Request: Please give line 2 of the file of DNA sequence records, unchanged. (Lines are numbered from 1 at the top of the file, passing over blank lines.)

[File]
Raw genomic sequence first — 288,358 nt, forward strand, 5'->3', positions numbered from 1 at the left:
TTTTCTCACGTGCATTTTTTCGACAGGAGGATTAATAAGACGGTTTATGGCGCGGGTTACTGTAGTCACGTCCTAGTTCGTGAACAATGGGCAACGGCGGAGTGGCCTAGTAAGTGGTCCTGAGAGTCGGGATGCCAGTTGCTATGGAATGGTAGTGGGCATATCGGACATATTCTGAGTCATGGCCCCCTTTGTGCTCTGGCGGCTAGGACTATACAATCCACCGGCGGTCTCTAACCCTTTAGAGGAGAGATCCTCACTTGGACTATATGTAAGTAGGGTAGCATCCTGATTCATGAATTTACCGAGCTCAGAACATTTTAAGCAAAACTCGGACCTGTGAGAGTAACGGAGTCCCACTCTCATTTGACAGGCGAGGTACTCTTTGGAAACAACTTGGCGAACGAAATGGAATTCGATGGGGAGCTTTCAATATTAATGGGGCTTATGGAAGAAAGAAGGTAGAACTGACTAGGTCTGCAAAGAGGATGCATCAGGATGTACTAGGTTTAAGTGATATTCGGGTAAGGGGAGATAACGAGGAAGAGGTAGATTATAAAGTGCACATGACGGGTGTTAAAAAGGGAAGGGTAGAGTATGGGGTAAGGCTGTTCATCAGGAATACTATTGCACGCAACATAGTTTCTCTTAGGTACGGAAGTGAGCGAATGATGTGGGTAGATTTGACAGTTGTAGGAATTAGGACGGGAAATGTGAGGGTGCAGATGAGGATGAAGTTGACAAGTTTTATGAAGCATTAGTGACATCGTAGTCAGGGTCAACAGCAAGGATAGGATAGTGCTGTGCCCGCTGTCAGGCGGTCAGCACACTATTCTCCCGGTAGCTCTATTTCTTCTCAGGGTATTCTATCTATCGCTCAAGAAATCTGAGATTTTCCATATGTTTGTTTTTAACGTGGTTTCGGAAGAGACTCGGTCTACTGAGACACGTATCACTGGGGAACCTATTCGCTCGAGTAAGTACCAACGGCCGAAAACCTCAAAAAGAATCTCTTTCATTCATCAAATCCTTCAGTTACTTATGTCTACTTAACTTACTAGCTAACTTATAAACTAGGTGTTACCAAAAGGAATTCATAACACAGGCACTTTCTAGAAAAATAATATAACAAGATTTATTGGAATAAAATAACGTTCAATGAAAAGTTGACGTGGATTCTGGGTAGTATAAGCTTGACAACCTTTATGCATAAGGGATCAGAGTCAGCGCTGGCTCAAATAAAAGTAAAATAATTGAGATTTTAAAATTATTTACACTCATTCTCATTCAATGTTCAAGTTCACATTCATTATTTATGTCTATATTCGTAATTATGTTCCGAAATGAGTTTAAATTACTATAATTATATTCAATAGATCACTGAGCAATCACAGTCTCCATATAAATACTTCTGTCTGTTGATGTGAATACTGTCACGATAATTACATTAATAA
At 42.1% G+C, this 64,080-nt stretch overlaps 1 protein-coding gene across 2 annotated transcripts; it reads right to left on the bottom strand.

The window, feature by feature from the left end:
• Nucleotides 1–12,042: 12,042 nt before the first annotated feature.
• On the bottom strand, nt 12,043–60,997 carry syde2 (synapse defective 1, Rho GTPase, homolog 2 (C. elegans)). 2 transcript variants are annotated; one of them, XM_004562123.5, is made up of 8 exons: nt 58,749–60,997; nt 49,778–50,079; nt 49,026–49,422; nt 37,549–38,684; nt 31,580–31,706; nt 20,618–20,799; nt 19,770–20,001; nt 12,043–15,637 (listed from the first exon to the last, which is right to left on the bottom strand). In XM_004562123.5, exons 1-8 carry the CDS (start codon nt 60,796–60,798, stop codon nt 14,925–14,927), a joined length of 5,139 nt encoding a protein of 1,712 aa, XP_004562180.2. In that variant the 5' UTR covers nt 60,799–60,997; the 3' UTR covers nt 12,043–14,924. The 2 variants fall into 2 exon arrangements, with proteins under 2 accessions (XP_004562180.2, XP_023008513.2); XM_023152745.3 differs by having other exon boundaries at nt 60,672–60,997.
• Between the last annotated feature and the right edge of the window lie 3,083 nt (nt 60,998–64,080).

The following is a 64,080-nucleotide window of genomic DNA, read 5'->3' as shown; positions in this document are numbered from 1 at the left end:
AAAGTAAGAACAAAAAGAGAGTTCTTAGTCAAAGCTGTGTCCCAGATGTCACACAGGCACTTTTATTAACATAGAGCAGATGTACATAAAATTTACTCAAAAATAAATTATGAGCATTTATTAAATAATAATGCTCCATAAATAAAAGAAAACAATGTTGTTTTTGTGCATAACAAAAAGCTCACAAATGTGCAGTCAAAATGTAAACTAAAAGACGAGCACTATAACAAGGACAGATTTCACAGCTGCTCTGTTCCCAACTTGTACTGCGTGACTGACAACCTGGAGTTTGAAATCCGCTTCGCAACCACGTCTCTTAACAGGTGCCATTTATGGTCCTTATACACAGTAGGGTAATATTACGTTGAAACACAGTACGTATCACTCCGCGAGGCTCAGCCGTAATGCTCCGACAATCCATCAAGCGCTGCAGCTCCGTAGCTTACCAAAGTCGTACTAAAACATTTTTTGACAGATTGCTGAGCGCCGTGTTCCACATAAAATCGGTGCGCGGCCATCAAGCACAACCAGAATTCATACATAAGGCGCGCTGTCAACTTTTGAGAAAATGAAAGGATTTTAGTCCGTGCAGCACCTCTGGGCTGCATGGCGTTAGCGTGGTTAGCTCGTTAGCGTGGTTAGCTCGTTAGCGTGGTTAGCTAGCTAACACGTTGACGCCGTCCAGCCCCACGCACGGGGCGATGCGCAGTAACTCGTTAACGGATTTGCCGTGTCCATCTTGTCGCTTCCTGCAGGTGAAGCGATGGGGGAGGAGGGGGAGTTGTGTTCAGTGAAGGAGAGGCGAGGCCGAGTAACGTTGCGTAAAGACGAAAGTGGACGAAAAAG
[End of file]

TTTTCTCACGTGCATTTTTTCGACAGGAGGATTAATAAGACGGTTTATGGCGCGGGTTACTGTAGTCACGTCCTAGTTCGTGAACAATGGGCAACGGCGGAGTGGCCTAGTAAGTGGTCCTGAGAGTCGGGATGCCAGTTGCTATGGAATGGTAGTGGGCATATCGGACATATTCTGAGTCATGGCCCCCTTTGTGCTCTGGCGGCTAGGACTATACAATCCACCGGCGGTCTCTAACCCTTTAGAGGAGAGATCCTCACTTGGACTATATGTAAGTAGGGTAGCATCCTGATTCATGAATTTACCGAGCTCAGAACATTTTAAGCAAAACTCGGACCTGTGAGAGTAACGGAGTCCCACTCTCATTTGACAGGCGAGGTACTCTTTGGAAACAACTTGGCGAACGAAATGGAATTCGATGGGGAGCTTTCAATATTAATGGGGCTTATGGAAGAAAGAAGGTAGAACTGACTAGGTCTGCAAAGAGGATGCATCAGGATGTACTAGGTTTAAGTGATATTCGGGTAAGGGGAGATAACGAGGAAGAGGTAGATTATAAAGTGCACATGACGGGTGTTAAAAAGGGAAGGGTAGAGTATGGGGTAAGGCTGTTCATCAGGAATACTATTGCACGCAACATAGTTTCTCTTAGGTACGGAAGTGAGCGAATGATGTGGGTAGATTTGACAGTTGTAGGAATTAGGACGGGAAATGTGAGGGTGCAGATGAGGATGAAGTTGACAAGTTTTATGAAGCATTAGTGACATCGTAGTCAGGGTCAACAGCAAGGATAGGATAGTGCTGTGCCCGCTGTCAGGCGGTCAGCACACTATTCTCCCGGTAGCTCTATTTCTTCTCAGGGTATTCTATCTATCGCTCAAGAAATCTGAGATTTTCCATATGTTTGTTTTTAACGTGGTTTCGGAAGAGACTCGGTCTACTGAGACACGTATCACTGGGGAACCTATTCGCTCGAGTAAGTACCAACGGCCGAAAACCTCAAAAAGAATCTCTTTCATTCATCAAATCCTTCAGTTACTTATGTCTACTTAACTTACTAGCTAACTTATAAACTAGGTGTTACCAAAAGGAATTCATAACACAGGCACTTTCTAGAAAAATAATATAACAAGATTTATTGGAATAAAATAACGTTCAATGAAAAGTTGACGTGGATTCTGGGTAGTATAAGCTTGACAACCTTTATGCATAAGGGATCAGAGTCAGCGCTGGCTCAAATAAAAGTAAAATAATTGAGATTTTAAAATTATTTACACTCATTCTCATTCAATGTTCAAGTTCACATTCATTATTTATGTCTATATTCGTAATTATGTTCCGAAATGAGTTTAAATTACTATAATTATATTCAATAGATCACTGAGCAATCACAGTCTCCATATAAATACTTCTGTCTGTTGATGTGAATACTGTCACGATAATTACATTAATAA